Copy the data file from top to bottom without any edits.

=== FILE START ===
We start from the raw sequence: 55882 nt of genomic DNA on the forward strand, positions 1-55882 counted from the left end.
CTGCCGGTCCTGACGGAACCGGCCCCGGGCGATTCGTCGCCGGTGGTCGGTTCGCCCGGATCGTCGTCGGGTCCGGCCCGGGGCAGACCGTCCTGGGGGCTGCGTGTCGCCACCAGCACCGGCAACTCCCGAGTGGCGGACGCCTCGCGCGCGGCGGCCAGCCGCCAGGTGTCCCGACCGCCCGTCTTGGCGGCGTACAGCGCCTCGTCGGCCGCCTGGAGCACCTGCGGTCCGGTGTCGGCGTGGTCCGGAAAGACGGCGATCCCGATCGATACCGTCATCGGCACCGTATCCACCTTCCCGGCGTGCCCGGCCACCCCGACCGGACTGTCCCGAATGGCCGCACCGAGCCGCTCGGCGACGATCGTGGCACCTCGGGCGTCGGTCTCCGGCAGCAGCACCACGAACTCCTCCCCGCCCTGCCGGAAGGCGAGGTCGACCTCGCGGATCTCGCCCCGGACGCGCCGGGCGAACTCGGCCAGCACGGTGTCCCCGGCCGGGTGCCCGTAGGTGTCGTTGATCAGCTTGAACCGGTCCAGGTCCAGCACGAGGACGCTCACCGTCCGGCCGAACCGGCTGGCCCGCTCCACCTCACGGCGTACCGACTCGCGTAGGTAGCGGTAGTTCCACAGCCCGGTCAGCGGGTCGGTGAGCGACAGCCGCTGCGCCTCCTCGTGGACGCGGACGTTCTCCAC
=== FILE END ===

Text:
We start from the raw sequence: 55882 nt of genomic DNA on the forward strand, positions 1-55882 counted from the left end.
CTGCCGGTCCTGACGGAACCGGCCCCGGGCGATTCGTCGCCGGTGGTCGGTTCGCCCGGATCGTCGTCGGGTCCGGCCCGGGGCAGACCGTCCTGGGGGCTGCGTGTCGCCACCAGCACCGGCAACTCCCGAGTGGCGGACGCCTCGCGCGCGGCGGCCAGCCGCCAGGTGTCCCGACCGCCCGTCTTGGCGGCGTACAGCGCCTCGTCGGCCGCCTGGAGCACCTGCGGTCCGGTGTCGGCGTGGTCCGGAAAGACGGCGATCCCGATCGATACCGTCATCGGCACCGTATCCACCTTCCCGGCGTGCCCGGCCACCCCGACCGGACTGTCCCGAATGGCCGCACCGAGCCGCTCGGCGACGATCGTGGCACCTCGGGCGTCGGTCTCCGGCAGCAGCACCACGAACTCCTCCCCGCCCTGCCGGAAGGCGAGGTCGACCTCGCGGATCTCGCCCCGGACGCGCCGGGCGAACTCGGCCAGCACGGTGTCCCCGGCCGGGTGCCCGTAGGTGTCGTTGATCAGCTTGAACCGGTCCAGGTCCAGCACGAGGACGCTCACCGTCCGGCCGAACCGGCTGGCCCGCTCCACCTCACGGCGTACCGACTCGCGTAGGTAGCGGTAGTTCCACAGCCCGGTCAGCGGGTCGGTGAGCGACAGCCGCTGCGCCTCCTCGTGGACGCGGACGTTCTCCAC